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Bat Does Not Read [NAUTALAI] On The Barrel, But It Does Feature Nautalai Technology By Having The Continuous Fiber Barrel
2 1/4 Inch Barrel Diameter
12.00 Inch Barrel Length
End Loaded Swing Feel
Two-Piece, All-Composite Slow Pitch Bat
Displays USSSA (New NTS Tested | 240 Compression), NSA & ISA Certification Stamps
Colorway: Red | White | Blue
Continuous Fiber Composite Barrel - The Composite Fibers In This Material Are Long And Unbroken In Their Structure. They Provide The Bat's Barrel With High Performance & Consistency Across Its Entire Length. And From Swing 1, You'll See Top Results!
4.ONE Composite Handle - Creates A Stiffer Handle That Should Contribute To Excellent Performance
This Bat Is Designed & Built In The USA
Signature Bat Of DeMarini Slow Pitch Pro, Chris Larsen.
Full Twelve (12) Month Manufacturer's Warranty
DeMarini Nautalai Chris Larsen 12" Endload USSSA 240 Slow Pitch Softball Bat: WTDXCLU22
Grab the trusted bat of DeMarini slow pitch pro, Chris Larsen. You'll be cracking hits across slow pitch diamonds in no time!
This is the signature stick of slow pitch pro, Chris Larsen! It will have the Continuous Fiber Barrel Wall Construction that you'll see on all the other Nautalai Bats built by DeMarini. And if you've seen what the Nautalai's have been doing to slow pitch softballs for the past few years...then you know that this bat is going to be one to grab for certain.
In addition to the Continuous Fiber material on the barrel, the handle is going to have the 4.ONE Composite Material that should create a stiff handle that helps generate incredible power off the bat's barrel.
This two-piece bat will have the new NTS tested USSSA stamp (and therefore it will have the 240 compression barrel). As well, it features the NSA & ISA stamps!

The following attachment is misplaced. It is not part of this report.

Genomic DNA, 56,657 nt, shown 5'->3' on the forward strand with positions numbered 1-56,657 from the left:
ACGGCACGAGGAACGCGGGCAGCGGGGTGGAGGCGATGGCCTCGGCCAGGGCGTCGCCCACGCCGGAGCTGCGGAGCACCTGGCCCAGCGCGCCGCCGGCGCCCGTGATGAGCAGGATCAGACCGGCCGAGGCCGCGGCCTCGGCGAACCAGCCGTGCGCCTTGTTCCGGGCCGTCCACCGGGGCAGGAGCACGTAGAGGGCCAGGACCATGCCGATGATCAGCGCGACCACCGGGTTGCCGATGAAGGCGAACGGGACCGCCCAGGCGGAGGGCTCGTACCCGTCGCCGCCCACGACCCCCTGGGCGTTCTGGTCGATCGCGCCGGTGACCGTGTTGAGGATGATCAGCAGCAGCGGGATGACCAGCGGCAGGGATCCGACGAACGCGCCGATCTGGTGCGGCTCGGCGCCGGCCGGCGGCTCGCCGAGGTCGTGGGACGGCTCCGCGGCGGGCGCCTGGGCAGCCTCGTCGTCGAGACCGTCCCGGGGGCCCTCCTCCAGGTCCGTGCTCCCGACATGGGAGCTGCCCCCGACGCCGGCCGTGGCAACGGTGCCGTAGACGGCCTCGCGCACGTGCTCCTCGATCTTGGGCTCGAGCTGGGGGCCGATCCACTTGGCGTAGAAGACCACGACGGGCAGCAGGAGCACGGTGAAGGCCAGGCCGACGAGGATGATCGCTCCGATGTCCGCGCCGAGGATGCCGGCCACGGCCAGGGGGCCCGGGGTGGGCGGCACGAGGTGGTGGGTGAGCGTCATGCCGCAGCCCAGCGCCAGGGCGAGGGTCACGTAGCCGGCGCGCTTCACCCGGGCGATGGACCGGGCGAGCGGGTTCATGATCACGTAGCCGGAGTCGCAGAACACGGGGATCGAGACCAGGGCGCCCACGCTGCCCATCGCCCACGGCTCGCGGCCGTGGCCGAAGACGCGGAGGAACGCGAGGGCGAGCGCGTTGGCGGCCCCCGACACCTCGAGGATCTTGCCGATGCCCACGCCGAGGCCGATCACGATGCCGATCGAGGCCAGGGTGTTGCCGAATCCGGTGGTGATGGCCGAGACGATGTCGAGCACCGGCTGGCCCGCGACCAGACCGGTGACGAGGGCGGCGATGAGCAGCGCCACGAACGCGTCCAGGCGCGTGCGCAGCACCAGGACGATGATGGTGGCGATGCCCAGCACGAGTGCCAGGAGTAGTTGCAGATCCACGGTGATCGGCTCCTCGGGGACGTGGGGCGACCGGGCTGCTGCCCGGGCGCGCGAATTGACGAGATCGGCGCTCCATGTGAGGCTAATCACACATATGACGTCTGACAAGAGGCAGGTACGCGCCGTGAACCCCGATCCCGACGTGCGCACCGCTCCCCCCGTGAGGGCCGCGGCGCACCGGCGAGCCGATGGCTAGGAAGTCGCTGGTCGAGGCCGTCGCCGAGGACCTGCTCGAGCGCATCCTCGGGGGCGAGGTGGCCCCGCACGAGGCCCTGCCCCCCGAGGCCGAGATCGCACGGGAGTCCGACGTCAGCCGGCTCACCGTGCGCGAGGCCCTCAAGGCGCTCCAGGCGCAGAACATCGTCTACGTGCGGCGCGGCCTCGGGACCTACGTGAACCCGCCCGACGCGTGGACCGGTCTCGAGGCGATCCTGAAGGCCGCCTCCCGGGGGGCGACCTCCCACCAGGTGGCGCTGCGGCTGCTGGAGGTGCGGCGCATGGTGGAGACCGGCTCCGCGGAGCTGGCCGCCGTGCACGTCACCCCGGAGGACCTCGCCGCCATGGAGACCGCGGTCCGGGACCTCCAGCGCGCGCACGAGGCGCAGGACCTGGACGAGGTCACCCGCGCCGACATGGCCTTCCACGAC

DeMarini is definitely a “top of mind” brand when it comes to baseball and softball bats. And they haven’t gotten to their current status by just making top-quality bats. They also make sure that their customers are cared for. And because they care about customers, they are extending a twelve (12) month manufacturer’s warranty period on this bat. If you buy the bat from JustBats and experience a warranty issue within 12 months of the purchase date, please let our Bat Experts know. They will get you the information needed to begin a warranty replacement process with DeMarini!
Have a question about the DeMarini Nautalai Chris Larsen 12" Endload USSSA 240 Slow Pitch Softball Bat: WTDXCLU22? Ask our team of experts and they will respond within 24 hours.
About the Brand
In 1992, DeMarini Sports had something to celebrate. The three-year-old company had climbed a rung on the proverbial ladder of success, moving its world headquarters from a dirt-floored barn to a slightly larger metal shack. "It was a big move for us," recalled Ray DeMarini from the batting cage of DeMarini Sport’s present-day Bat Industrial Complex. "The new shop was larger, more storm resistant, and -best of all- it had a heater."
In the early days, DeMarini Sports hardly made a blip on the radar screen of softball. With no retailers and virtually no advertising budget, DeMarini grew steadily by selling high-performance bats directly to customers. While established companies made "juiced" bats for the pros and ordinary bats for the public, DeMarini focused on making one line of high-performance bats for pros and amateurs alike. This approach, combined with a passion for the sport, led to the greatest innovation in softball history - the world’s first multi-wall bat: the DeMarini Doublewall.
Released in 1993, the DeMarini Doublewall was the world’s first multi-wall bat. Like a modern golf driver or oversized tennis racket, the Doublewall had a giant "sweetspot," which allowed average players to hit like pros. DeMarini’s sales exploded, and before long opposing bat manufacturers to notice. DeMarini - a homegrown company led by a softball fanatic - had shaken the establishment silly.